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Market profile: analytical ultracentrifuges.

Although analytical ultracentrifugation has not been a beneficiary of breakthrough technology in recent years, the instrument has recently received increased attention from suppliers and end-users. The distinguishing element of ultracentrifuges from other centrifuges is the revolutions per minute (rpm) generated by the rotor. Any instrument that operates at 35,000-100,000 rpm is an ultracentrifuge.

Interest in proteomics by the biotech and pharmaceutical industries has resulted in a rise in popularity for ultracentrifugation. The analytical ultracentrifuge's ability to determine macromolecular thermodynamic properties and geometric properties, such as size, shape and density, within solutions a is valuable tool in the study of proteins. Other methods to attain such information are cheaper and easier, such as polyacrylamide gel electrophoesis and gel permeation chromatography, but the ultracentrifuge provides more accurate results.

Two companies dominate the ultracentrifugation market, Beckman Coulter and Kendro Laboratory Products. Kendro, which instrumentation giant Thermo Electron plans to acquire (see IBO 1/31/05), developed a customer base with its Sorvall line of ultracentrifuge offerings and willingness to allow users to use competitors' rotors in its own systems as well as use its rotors in competitors' systems. Beckman Coulter only allows the use of its rotors with its ultracentrifuges. Other ultracentrifuge developers include Hitachi, Hettich and Eppendorf.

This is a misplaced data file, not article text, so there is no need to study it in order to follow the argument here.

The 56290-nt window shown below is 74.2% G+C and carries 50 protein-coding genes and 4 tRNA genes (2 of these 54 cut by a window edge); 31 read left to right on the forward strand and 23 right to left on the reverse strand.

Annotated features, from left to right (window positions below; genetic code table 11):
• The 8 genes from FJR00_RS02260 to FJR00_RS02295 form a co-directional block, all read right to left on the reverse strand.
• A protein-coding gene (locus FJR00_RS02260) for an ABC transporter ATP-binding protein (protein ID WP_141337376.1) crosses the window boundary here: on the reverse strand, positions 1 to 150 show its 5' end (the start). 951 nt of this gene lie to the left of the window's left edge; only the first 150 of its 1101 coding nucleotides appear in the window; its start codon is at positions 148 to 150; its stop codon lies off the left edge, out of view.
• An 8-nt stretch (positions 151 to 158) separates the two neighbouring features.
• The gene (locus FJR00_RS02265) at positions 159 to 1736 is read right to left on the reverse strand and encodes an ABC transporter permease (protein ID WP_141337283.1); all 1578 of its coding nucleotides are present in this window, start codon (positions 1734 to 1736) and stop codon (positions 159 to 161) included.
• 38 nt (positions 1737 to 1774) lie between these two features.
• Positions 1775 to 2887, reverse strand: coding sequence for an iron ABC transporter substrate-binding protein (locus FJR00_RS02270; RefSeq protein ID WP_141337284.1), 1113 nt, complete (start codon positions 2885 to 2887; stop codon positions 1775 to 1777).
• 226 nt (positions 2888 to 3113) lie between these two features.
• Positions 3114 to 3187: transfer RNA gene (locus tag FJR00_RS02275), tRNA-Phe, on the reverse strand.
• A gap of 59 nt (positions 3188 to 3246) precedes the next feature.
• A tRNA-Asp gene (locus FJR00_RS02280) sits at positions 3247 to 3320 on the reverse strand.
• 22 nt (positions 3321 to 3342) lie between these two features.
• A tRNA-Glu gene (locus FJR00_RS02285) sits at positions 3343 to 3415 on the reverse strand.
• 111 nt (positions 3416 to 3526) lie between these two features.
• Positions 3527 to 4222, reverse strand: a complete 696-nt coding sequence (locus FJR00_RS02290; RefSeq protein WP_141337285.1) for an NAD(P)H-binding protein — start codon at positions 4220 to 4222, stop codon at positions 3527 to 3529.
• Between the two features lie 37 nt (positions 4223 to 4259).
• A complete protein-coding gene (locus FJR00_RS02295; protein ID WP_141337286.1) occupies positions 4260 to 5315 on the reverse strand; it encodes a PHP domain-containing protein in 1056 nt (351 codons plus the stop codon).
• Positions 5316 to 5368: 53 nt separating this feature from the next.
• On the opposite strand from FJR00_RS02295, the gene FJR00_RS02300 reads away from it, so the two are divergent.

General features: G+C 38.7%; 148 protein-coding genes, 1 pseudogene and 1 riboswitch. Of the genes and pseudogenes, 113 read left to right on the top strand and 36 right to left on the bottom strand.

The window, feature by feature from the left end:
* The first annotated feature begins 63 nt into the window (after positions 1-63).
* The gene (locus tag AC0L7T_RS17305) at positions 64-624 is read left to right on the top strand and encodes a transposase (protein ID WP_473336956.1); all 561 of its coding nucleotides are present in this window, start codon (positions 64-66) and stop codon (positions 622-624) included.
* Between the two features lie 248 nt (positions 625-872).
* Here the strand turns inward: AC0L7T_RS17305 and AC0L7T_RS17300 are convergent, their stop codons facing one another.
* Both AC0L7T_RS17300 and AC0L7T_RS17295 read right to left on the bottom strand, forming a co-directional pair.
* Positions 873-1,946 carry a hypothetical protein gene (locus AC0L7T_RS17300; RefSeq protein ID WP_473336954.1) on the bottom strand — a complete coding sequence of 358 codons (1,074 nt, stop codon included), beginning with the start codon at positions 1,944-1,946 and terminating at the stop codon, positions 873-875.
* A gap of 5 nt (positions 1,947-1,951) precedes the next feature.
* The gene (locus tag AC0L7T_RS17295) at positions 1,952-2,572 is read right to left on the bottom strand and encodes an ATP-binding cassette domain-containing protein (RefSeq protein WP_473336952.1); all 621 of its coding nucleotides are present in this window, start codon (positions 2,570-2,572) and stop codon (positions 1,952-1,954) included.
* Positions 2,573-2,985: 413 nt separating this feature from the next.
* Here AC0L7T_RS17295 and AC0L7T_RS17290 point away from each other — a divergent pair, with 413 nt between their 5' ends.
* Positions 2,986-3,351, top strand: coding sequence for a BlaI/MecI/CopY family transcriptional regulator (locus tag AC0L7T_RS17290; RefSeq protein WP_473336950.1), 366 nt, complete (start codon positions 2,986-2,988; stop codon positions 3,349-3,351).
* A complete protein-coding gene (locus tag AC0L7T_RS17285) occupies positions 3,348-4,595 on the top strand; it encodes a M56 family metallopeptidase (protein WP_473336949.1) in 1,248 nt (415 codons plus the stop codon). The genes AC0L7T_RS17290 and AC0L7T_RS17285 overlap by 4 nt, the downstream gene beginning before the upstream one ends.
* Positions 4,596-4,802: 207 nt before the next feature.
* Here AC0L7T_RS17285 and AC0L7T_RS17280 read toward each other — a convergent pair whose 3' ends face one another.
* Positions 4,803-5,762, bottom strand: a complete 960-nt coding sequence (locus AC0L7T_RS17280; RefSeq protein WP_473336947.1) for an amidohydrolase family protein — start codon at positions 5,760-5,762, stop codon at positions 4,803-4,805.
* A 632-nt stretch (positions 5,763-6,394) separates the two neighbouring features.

Ultracentrifuges are offered as stand-alone and bench-top units. Kendro's Sorvall Discovery 100SE Ultracentrifuge is typical of standalone offerings. It features a LCD display, one-touch stop or run capabilities, real-time monitoring, 108 ml sample capacity and a max rotor speed of 100,000 rpm.

An important aspect of ultracentrifuge operations is rotor replacement. Worn down from rotating at fast speeds, a rotor can cause great damage to the centrifuge and laboratory if operated at a sub-par level. As a result, aftermarket upkeep of rotors has become an important segment of the ultracentrifuge market.

Beckman Coulter's Optima MAX bench-top model has the capacity to operate at 130,000 rpm, faster than many floor models and fits on most countertop spaces. Bench-top models continue to be more popular and their sales are growing at a faster rate than standalone models.

The majority of demand for ultracentrifuges stems from the public sector, however, interest by the pharmaceutical and biotech industries and the accuracy of ultracentrifuges has positively impacted the sales of ultracentrifuges despite the instrument's mature state of technology. IBO estimates that ultracentrifuges currently make up a fifth of the centrifuge market and that sales of ultracentrifuges will grow 4.8% over the next two years.

Ultracentrifuges at a Glance:

Leading Suppliers

* Beckman Coulter

* Kendro

* Hitachi

Largest Markets

* Academia/Government

* Hosp./Clinical

* Pharmaceutical

Instrument Cost

* $40,000-$250,000
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Publication:Instrument Business Outlook
Date:Feb 28, 2005
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